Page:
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A life less ordinary

Abha Dawesar's debut novel `The Three of Us' is as much in the news for its explicit nature as its crisp, clear style. This Harvard graduate shares her no-nonsense worldview.

ABHA DAWESAR'S The Three of Us is a rather hatke se debut. The 28-year-old writer from Delhi's Army Public School who went on to do a thesis on Nietzsche's On the Genealogy of Morals from Harvard chose to make her debut with a novel about a white male protagonist.

HE SAID, SHE SAID: Abha Dawesar — Photo: K. Ramesh Babu

In town visiting relatives, Abha is a petite personification of calling a spade a spade. "I am not obsessed with South Asian identity. I just want to write fiction and the whole idea of fiction is creating something, isn't it? I am not writing a memoir."

The Three of Us tells the story of Andre Bernard who comes to New York on his first job in a Japanese investment bank. Before we are through with the first chapter, Andre has been taken out to a strip club by his boss's boss, Nathan, and seduced by him.

The book follows a sexual merry-go-round where Andre sleeps with Nathan, Nathan's wife, the office secretary, a French tourist and his ex-girlfriend. While there is so much sex in the book, the treatment is amazingly matter-of-fact.

"I did not put in the sex to titillate - I was just being authentic to Andre's voice." At book readings in Bangalore and Delhi, "there were quite a few raised eyebrows but in the final count most people were pretty open-minded."

The novel started off as a short story according to Abha. "There are a lot of corporates taking freshers to strip clubs and I thought it would make an interesting story. But even 35 pages on, the story showed no signs of getting over which is how the book was born."

About the difference between writing a short story and novel, Abha comments, "Short stories offer immediate gratification as there is a specific plot and a quick resolution, while with a novel it becomes difficult to sustain atmosphere and quite often the novel develops into something totally different from what you set out to do in the first place."

Abha insists that Andre "is a regular guy in New York. Homosexuality is not such a big deal there. I am not speaking for the whole of America. But in New York the assimilation of gay people is very high. I did not plan to make Andre gay. The character just developed like that."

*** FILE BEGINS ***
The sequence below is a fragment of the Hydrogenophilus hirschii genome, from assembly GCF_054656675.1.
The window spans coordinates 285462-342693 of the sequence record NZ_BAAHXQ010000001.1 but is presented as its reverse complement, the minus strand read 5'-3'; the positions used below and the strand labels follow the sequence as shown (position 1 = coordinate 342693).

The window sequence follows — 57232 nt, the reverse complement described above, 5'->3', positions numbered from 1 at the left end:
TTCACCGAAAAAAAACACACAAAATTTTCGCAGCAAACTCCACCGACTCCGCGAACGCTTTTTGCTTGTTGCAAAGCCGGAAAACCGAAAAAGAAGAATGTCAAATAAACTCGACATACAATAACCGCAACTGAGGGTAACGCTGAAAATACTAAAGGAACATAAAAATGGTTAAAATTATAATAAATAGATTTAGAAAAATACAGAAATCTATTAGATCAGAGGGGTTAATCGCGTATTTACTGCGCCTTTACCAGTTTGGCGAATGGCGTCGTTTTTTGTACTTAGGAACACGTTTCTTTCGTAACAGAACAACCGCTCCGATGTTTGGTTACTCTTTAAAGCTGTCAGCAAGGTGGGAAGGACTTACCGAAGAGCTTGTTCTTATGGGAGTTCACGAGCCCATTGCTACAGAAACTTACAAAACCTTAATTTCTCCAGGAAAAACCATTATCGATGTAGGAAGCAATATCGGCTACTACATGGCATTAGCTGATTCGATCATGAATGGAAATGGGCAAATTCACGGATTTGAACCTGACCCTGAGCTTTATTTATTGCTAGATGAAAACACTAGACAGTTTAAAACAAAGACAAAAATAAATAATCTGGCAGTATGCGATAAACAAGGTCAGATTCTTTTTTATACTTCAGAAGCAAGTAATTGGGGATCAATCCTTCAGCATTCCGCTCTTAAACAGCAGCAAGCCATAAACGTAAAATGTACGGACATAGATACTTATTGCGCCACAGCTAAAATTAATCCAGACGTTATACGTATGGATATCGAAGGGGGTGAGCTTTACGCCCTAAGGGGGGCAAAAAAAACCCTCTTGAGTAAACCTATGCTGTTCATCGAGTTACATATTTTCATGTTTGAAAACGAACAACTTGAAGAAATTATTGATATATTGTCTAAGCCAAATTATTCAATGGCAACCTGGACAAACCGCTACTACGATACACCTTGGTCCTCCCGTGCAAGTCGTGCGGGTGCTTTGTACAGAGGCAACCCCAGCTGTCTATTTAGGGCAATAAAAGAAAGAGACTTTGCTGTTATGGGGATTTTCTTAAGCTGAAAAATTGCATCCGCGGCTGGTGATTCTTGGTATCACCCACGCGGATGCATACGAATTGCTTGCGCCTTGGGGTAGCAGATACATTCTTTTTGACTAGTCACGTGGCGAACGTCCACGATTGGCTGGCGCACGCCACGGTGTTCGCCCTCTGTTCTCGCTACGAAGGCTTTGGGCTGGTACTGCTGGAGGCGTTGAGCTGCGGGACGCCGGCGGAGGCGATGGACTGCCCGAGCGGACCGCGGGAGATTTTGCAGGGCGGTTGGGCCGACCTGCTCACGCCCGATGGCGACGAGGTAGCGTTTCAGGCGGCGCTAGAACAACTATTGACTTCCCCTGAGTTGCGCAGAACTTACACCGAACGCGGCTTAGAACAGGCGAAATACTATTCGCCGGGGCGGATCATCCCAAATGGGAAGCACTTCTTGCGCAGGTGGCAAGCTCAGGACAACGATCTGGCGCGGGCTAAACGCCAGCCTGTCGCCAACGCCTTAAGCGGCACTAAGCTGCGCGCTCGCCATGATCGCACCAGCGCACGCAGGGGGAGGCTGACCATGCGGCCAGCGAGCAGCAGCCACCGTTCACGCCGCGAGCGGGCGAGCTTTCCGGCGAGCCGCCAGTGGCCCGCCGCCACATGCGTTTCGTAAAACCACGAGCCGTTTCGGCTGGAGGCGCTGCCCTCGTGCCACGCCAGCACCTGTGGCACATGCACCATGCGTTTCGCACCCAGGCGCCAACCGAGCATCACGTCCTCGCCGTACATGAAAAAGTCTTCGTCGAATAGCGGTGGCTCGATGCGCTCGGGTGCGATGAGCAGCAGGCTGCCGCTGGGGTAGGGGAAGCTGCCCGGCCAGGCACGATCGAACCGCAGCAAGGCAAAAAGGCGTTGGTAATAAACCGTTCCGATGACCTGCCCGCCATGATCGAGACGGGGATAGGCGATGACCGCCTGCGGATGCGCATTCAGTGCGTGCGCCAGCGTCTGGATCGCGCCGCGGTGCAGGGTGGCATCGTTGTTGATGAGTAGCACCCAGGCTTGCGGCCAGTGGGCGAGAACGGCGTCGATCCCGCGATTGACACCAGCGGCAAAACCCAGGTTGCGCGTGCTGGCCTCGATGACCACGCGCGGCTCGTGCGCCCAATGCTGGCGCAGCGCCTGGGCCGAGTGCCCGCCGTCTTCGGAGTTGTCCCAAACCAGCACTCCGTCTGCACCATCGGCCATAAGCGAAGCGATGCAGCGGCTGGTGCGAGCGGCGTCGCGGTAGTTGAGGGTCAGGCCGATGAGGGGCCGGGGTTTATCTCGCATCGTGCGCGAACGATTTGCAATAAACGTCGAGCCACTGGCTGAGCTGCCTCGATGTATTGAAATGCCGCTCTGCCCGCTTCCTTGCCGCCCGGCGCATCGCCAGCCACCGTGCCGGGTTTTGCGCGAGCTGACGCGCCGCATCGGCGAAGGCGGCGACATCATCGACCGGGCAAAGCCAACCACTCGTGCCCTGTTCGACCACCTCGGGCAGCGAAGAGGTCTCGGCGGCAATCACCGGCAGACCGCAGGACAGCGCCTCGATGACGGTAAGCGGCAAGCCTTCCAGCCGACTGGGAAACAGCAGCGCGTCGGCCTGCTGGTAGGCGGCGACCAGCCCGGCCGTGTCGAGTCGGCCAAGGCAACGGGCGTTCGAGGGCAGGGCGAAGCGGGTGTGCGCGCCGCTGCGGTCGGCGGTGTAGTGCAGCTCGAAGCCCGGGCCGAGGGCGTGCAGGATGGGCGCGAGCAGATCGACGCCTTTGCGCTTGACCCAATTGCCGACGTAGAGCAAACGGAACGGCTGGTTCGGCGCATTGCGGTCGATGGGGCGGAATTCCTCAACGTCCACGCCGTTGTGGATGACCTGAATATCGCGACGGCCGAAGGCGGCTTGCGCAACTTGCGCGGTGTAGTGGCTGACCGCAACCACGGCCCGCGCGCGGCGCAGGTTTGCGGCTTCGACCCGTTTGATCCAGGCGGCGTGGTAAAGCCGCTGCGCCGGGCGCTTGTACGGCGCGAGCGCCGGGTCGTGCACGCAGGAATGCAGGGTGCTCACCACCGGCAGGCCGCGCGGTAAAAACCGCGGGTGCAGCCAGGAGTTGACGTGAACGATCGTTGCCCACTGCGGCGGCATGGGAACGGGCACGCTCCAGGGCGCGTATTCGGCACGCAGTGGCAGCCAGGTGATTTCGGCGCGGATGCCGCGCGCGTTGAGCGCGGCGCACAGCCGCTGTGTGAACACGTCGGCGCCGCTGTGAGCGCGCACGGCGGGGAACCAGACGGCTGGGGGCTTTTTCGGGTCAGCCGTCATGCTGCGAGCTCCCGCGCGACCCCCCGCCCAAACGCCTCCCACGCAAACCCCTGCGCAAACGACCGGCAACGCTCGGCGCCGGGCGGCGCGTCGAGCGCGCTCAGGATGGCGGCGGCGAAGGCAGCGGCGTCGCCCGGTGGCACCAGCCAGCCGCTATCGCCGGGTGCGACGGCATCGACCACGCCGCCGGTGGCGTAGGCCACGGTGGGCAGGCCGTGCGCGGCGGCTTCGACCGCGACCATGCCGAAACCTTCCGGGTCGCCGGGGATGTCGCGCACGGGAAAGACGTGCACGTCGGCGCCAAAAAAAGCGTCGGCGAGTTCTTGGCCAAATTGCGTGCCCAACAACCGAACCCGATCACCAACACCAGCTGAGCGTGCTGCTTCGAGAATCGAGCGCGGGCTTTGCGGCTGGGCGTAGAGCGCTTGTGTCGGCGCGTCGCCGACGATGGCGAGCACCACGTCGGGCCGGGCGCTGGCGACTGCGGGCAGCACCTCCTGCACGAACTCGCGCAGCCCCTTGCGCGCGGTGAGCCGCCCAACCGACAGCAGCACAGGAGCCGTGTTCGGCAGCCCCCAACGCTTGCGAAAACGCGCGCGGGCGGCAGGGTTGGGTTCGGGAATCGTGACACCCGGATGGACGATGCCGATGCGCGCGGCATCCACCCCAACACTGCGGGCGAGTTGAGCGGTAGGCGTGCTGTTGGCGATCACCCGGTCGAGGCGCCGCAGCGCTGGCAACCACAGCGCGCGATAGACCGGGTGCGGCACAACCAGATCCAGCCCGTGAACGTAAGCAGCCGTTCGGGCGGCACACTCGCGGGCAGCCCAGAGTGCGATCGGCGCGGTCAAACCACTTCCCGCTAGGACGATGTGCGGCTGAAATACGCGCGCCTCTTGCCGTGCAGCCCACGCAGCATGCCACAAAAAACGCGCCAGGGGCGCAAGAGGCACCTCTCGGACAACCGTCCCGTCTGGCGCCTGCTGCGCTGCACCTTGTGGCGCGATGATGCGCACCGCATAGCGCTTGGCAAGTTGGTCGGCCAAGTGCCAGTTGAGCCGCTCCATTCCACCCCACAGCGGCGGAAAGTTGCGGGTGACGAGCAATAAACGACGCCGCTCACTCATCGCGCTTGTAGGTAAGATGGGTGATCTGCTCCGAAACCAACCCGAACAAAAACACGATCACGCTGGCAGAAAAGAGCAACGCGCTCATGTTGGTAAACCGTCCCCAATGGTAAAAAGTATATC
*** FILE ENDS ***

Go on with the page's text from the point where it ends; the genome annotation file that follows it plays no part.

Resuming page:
The description of women is striking in the book mainly because they are not objectified. "That is in character - Andre has discovered he is gay and so his vision is slightly askew. He notices men rather than women."

Working in an investment bank on Wall Street (she quit 13 months ago to concentrate on writing) provided Abha with the backdrop for the novel. Having a lot of gay friends also helped. There were other areas that Abha had to do research on like "Monk fish. I spoke to a lot of people about how it is made."

A vegetarian, Abha finds "long descriptions of meat unappetising" which is one of the reasons the book has so many vegetarians in it. "It was not conscious decision. And vegetarianism is a popular trend now."

The Three of Us was originally published as The Miniplanner in 2000 in San Francisco. "When it was being published in India, Penguin India suggested a change of name as people would not relate to the Miniplanner. I picked out The Three of Us among the titles they suggested."

Abha chose a male voice as "it is fun and partly because I wanted to see if I could get away with it." Abha has set her second novel, Babyji, (it has been bought by Random House), in India and the novel has a female voice. Abha describes the book, which is scheduled for publication next year, as having "a wider canvas."

Fond of classical music ("I cannot play music in my head like Andre"), Abha is not a fan of Hollywood or Bollywood. "Unless I am brain dead or on a plane, I would not like to spend two or three hours of my time watching these utterly predictable movies. I know they are entertainment but I would like some sort of artistic satisfaction." Abha is a fan of contemporary French cinema.

Abha chose to go West to study the arts in an atmosphere "where the arts are appreciated. I did not want to study literature as I did not want to be told how to appreciate a work of art." Abha chose to study philosophy as "life is about choices and philosophy educates us about the choices we can make."

An only child, Abha says her parents have been very supportive. Her New York state of mind is mainly echoed in her choice of clothes - "I do not like to dress up. I prefer trousers and kurtas or tops - that is the American side of me," she says with a smile.

"I am saving up all my personal memories for my 4,000-page autobiography that I will write when I am 80 years old," she says with a laugh. And then will we get all the salacious details of a life less ordinary? "Salacious or boring? There might be a reason I chose to write fiction you know!"

There does not seem any danger of that as boring is hardly a word you would associate with Abha Dawesar.


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